For example, I was meeting up with another family and commuter cyclist Friday night to discuss the launch of a Buffalo Kidical Mass. (Jesse also organizes the Buffalo Family Bicycling facebook page. Go join, then ride with me!) Brent was home, the kids weren’t wanting to leave, Eiki had a football game to go to, and it was drizzly and dark. Eiki took the train/bus and Jesse and I were meeting somewhere familiar, so I went, by myself. I left the house after bedtime, not that my kids were anywhere near sleeping, I think they were watching Back to the Future. I took the long way around a guerrilla bike path, because it’s not lit and it is rather boggy right now. We jabbered on till midnight, then I headed home, a different route, I wasn’t entirely familiar with, but knew enough about the neighborhood to feel comfortable. A kid free outing, the desire to go, a safe route all added up to choosing to ride my bike, alone. So maybe I didn’t give up on the other nights, but rather made a sound choice. Or maybe it’s all in the perspective.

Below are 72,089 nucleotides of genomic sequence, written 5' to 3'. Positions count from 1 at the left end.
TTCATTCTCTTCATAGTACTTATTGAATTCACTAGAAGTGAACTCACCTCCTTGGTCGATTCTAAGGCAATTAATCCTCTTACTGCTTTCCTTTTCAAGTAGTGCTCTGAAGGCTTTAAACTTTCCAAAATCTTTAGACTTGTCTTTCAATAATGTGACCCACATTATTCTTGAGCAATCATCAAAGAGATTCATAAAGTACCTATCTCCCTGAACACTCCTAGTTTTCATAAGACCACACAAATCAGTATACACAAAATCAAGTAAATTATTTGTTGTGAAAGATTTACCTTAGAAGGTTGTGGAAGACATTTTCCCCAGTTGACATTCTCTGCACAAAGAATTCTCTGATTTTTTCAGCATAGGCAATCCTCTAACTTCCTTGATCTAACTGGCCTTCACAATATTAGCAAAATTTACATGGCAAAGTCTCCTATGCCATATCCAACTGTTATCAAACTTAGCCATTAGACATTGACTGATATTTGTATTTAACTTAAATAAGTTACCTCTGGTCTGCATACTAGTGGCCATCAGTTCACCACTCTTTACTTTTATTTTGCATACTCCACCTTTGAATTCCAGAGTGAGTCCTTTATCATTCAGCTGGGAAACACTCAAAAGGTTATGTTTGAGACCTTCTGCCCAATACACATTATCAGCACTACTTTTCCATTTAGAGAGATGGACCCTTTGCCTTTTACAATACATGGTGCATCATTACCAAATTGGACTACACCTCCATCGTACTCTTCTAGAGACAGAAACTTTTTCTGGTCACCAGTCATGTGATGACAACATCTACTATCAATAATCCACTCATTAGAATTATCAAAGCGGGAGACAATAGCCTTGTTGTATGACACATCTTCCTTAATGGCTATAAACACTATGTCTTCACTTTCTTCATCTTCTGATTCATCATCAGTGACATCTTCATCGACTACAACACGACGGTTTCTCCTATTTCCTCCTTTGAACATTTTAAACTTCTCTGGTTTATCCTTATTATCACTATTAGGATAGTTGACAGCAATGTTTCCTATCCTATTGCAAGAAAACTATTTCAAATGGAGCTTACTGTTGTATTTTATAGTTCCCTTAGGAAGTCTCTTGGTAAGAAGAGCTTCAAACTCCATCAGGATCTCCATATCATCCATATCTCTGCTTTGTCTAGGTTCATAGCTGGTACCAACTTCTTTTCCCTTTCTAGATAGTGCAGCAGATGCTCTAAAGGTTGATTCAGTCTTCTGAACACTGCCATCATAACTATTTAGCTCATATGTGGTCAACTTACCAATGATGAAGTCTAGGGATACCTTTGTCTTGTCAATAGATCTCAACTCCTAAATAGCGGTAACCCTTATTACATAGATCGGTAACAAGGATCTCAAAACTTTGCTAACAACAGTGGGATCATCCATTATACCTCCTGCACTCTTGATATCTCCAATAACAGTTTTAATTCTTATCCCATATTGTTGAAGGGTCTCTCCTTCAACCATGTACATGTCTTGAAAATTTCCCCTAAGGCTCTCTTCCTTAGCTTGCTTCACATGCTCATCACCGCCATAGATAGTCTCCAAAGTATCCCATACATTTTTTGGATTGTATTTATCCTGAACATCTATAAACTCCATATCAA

MAP link home to coffee meet up to home, around the short cut, guerrilla path. Rode the sidewalks on Main Street.

When we choose not to go
It’s clear as the muddy ruts in this photo that we ride through here often. Thankfully several people have already secured funding for a paved and lit rails-to-trails pathway, coming…soon?
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The Current Cost of Not Owning a Vehicle

We are approaching two months in Buffalo, without a car of our own. We spent $149.50 in August, and $249.11 in September on parking, bus, train, taxi, car share (gas & insurance included), tolls, and related memberships. The break out:

August $129.50

  • $96.00 Car share
  • $33.50 Bus/train

We certainly were more conservative with our transportation dollars our first month in Buffalo. We had a lapse in income and insurance to hurdle over, but we made it to the other side, without any significant financial surprises.

September $249.11

  • $137.00 Car share
  • $49.50 Bus/train
  • $30.00 Taxi
  • $12.00 Parking/tolls
  • $21.60 Membership/mileage overage from September